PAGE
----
Golf has not been an Olympic sport since 1904. Its return at the 2016 Games will help shine a spotlight on this eco-friendly course. “During the Olympics, the whole world will see that it’s possible to design a course that’s challenging for professionals, playable by amateurs and with less environmental impact,” says Rossi.

See also Associated Press story: Gil Hanse to design 2016 Rio course

NY Agriculture in the Classroom seeks Coordinator

logoNew York Agriculture in the Classroom is based at Cornell University in Ithaca, NY. Our mission is to foster awareness, understanding, and appreciation of how we produce food and fiber, what we eat, and how we live, by helping educators, students, and their communities learn about and engage with agriculture and food systems. Established in 1985, New York Agriculture in the Classroom (NYAITC) is a partnership of Cornell University, the NYS Department of Agriculture and Markets, the NYS Education Department, Cornell Cooperative Extension, and the New York Farm Bureau. We work with pre-k through middle school teachers, Cornell Cooperative Extension and other community educators, farmers and producers, volunteers, parents, and community partners to increase agricultural literacy in New York State. You can learn more about NYAITC at our website: http://nyaged.org/aitc/index.html

Under general supervision of the Director of the Ag Outreach and Education Program and PI Dr. Travis Park, the Coordinator will take ownership of developing the program, field implementation, and in-service training for all stake holders of AITC in NYS. Agriculture in the Classroom programs is implemented by state-operated programs. USDA Agriculture in the Classroom supports state programs by providing a network that seeks to improve agricultural literacy — awareness, knowledge, and appreciation — among PreK-12 teachers and their students.

Read the full job description.

Applicants must submit materials through the Cornell Jobs website: https://hr.cornell.edu/jobs/

Seminar video: Reputation spill-overs: Examining consumers’ valuation of wine regions and varietals

If you missed Brad Rickard’s seminar, Reputation spill-overs: Examining consumers’ valuation of wine regions and varietals , it’s now available online.

Horticulture in Upstate Gardeners Journal

The March-April 2012 issue of Upstate Gardeners’ Journal features a story by Michelle Sutton (née Buckstrup, M.S. ’00), Love letter to the mother ship (pages 14-17). “Cornell is a beacon for New York gardeners,” writes Sutton. “It’s a source of definitive information for all things horticultural.” Read the whole article.

Strawberry lovers, prepare to meet the sweet, new Purple Wonder

Cornell University news release:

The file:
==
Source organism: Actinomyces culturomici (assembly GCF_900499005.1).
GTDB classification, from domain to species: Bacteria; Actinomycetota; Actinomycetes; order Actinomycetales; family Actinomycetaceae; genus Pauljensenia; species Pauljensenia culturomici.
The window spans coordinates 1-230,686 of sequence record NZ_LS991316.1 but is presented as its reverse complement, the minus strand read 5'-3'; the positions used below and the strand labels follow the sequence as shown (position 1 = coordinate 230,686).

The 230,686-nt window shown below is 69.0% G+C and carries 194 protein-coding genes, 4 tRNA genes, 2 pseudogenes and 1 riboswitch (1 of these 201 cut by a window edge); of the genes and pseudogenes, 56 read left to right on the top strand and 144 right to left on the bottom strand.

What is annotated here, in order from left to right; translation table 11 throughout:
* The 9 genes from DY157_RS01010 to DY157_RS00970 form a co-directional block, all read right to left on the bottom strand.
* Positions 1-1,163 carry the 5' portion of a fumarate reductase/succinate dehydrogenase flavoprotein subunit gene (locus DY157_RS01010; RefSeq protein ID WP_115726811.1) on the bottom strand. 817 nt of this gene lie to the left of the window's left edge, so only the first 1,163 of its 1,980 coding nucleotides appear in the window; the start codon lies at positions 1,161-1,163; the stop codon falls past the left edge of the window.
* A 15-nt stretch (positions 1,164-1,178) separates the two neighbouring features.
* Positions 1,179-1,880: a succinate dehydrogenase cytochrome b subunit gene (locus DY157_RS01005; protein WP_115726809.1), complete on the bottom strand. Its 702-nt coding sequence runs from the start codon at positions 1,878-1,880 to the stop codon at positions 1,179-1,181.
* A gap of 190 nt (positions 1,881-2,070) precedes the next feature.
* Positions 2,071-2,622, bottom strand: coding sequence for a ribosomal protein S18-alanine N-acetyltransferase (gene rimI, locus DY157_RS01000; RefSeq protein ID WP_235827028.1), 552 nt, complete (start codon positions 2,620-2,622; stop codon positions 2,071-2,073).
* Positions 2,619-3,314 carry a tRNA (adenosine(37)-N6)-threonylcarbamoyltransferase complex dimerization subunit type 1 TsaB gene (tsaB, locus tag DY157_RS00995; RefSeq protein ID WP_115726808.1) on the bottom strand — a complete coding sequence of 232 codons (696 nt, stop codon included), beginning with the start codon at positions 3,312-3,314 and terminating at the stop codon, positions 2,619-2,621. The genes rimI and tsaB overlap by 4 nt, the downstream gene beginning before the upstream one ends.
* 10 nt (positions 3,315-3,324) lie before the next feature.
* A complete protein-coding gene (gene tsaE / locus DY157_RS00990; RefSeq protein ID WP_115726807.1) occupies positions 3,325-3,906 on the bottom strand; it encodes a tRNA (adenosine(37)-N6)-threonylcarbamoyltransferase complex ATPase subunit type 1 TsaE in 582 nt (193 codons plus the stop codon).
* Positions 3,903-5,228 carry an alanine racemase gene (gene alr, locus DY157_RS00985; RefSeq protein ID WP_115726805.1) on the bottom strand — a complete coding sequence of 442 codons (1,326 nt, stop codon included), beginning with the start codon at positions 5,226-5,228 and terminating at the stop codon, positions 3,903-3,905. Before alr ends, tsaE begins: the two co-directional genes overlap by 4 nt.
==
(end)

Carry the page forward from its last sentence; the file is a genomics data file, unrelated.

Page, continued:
'Purple Wonder' strawberry's (left) deep burgundy color extends throughout the fruit.  Click image for larger view.

'Purple Wonder' (left) strawberry's deep burgundy color extends throughout the fruit. Click image for larger view.

ITHACA, N.Y. – Cornell’s newest and darkest strawberry variety – Purple Wonder – is making its debut at the Philadelphia International Flower Show on Monday through an exclusive licensing agreement with seed giant W. Atlee Burpee Co.

“Purple Wonder is sweet and aromatic, with outstanding strawberry flavor,” said Courtney Weber, Cornell small fruits breeder and associate professor of horticulture. “But the color is something you won’t be able to find in any grocery store.”

The medium-sized berries reward patience in picking: Berries turn from creamy-white to red before ripening into an intense burgundy.

“The color develops all the way through the fruit, which might surprise consumers accustomed to supermarket fruit with color mostly on the surface,” said Weber. “And letting the fruit ripen on the plant just makes the berries sweeter.”

The berries and their purple juice can also be used to produce deep colored preserves and strawberry wine, and Purple Wonder’s high antioxidant content gives them a healthy boost.

Burpee’s lead horticulturist Grace Romero approached Weber last March, seeking something new and different to offer to home berry growers. The variety was market-ready, having been selected by Weber in 1999 and evaluated by growers in New York, Michigan and Illinois. Weber hopes Burpee will help Purple Wonder find its niche in backyard plots and patio pots.

Because the plants do not produce many runners, they are particularly appropriate for container gardening. Hardy enough for central New York, Purple Wonder should do well across temperate areas in the United States. Weber cautions that we are not the only mammals who find the fruit irresistible: squirrels and chipmunks have a taste for them, too.

According to Jessica Lyga, the Plant Varieties and Germplasm Licensing Associate for the Cornell Center for Technology Enterprise and Commercialization, a plant patent will be filed for Purple Wonder later this year. Purple Wonder is the 42nd strawberry variety released by the Cornell small fruits breeding program. Other recent releases include the ‘Herriot’ strawberry, a high-yielding midseason variety, and the ‘Crimson Giant’ raspberry, suitable for high-tunnel cropping systems and November harvest.

Weber breeds for adaptation to the temperate climates of the Northeast and Midwest as well as disease and insect resistance but readily admits that good flavor is the ultimate criteria.

“Let’s face it: Berries often get eaten on the way home from the farmers market,” he said.

Berries will be available for tasting at Weber’s field days during the summer, and gardeners interested in Purple Wonder can purchase plants from Burpee www.burpee.com.

View articles at the Cornell Chronicle, Huffington Post and other sites.

Climate change: A review of the evidence

David Wolfe will be leading the conversation at Keeton House March 8:

poster